Plus, the Phillies may well be replacing the wrong corner outfielder with the trade.  Raul Ibanez’s bat has been pretty good since a horrible April, but he’s still a big liability defensively.  Domonic Brown has also looked pretty shaky with the glove, but he does offer quite a bit more athleticism than Ibanez and his bat only figures to get better.

At least the Phillies did keep Brown out of the trade talks.  Next year’s Brown-Shane Victorino-Pence outfield should rank as the best in the NL East.  And shedding Ibanez’s $11.5 million salary will make Pence’s easier to swallow.

So, the 2011 Phillies are a better team now than they were 24 hours ago.  But I think they were good enough 24 hours ago to win the pennant.  My feeling is that they simply didn’t get better enough to justify the loss of the prospects.  Other opinions may vary.

MLB crowds jump from ’21, still below pre-pandemic levels

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PHOENIX — Even with the homer heroics of sluggers like Aaron Judge and Albert Pujols, Major League Baseball wasn’t able to coax fans to ballparks at pre-pandemic levels this season, though attendance did jump substantially from the COVID-19 affected campaign in 2021.

The 30 MLB teams drew nearly 64.6 million fans for the regular season that ended Wednesday, which is up from the 45.3 million who attended games in 2021, according to baseball-reference.com. This year’s numbers are still down from the 68.5 million who attended games in 2019, which was the last season that wasn’t affected by the pandemic.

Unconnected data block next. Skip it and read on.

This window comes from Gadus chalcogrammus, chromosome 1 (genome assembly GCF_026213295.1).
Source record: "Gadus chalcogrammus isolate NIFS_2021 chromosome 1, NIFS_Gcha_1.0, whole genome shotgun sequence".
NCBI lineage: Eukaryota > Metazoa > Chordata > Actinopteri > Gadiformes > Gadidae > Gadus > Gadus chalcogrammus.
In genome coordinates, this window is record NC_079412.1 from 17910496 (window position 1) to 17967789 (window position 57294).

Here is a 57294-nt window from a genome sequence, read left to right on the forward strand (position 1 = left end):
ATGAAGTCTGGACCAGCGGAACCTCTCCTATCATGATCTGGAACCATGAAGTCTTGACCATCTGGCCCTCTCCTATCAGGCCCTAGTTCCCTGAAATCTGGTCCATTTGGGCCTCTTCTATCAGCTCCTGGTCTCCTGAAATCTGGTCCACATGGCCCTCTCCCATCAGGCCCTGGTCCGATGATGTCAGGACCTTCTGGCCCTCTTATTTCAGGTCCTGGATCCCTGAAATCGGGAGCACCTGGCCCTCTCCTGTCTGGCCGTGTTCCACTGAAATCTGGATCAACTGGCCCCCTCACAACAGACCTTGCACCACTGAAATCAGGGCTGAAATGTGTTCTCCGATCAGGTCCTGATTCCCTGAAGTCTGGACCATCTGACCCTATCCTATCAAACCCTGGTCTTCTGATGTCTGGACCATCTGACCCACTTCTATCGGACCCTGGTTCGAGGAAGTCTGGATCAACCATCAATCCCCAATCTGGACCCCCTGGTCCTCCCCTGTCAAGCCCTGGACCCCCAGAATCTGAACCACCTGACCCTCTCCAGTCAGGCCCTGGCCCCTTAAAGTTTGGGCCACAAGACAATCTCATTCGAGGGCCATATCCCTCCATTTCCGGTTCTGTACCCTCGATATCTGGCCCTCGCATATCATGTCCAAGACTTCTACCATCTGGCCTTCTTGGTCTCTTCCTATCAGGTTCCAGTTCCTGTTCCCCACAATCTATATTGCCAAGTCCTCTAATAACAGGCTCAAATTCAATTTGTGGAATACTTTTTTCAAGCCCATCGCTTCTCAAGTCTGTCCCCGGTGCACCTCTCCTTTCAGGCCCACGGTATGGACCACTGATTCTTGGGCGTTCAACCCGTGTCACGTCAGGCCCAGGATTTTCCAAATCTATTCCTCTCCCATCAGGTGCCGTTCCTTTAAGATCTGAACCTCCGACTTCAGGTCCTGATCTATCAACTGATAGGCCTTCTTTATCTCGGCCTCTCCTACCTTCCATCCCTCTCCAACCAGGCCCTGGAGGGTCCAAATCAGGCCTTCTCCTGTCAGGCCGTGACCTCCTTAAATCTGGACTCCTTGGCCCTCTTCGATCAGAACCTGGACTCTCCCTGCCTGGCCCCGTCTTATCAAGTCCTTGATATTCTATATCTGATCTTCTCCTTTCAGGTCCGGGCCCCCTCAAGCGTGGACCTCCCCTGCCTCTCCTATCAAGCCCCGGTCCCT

The 111-win Los Angeles Dodgers led baseball with 3.86 million fans flocking to Dodger Stadium for an average of 47,672 per contest. The Oakland Athletics – who lost 102 games, play in an aging stadium and are the constant subject of relocation rumors – finished last, drawing just 787,902 fans for an average of less than 10,000 per game.

The St. Louis Cardinals finished second, drawing 3.32 million fans. They were followed by the Yankees (3.14 million), defending World Series champion Braves (3.13 million) and Padres (2.99 million).

The Toronto Blue Jays saw the biggest jump in attendance, rising from 805,901 fans to about 2.65 million. They were followed by the Cardinals, Yankees, Mariners, Dodgers, and Mets, which all drew more than a million fans more than in 2021.

The Rangers and Reds were the only teams to draw fewer fans than in 2021.

Only the Rangers started the 2021 season at full capacity and all 30 teams weren’t at 100% until July. No fans were allowed to attend regular season games in 2020.

MLB attendance had been declining slowly for years – even before the pandemic – after hitting its high mark of 79.4 million in 2007. This year’s 64.6 million fans is the fewest in a non-COVID-19 season since the sport expanded to 30 teams in 1998.

The lost attendance has been balanced in some ways by higher viewership on the sport’s MLB.TV streaming service. Viewers watched 11.5 billion minutes of content in 2022, which was a record high and up nearly 10% from 2021.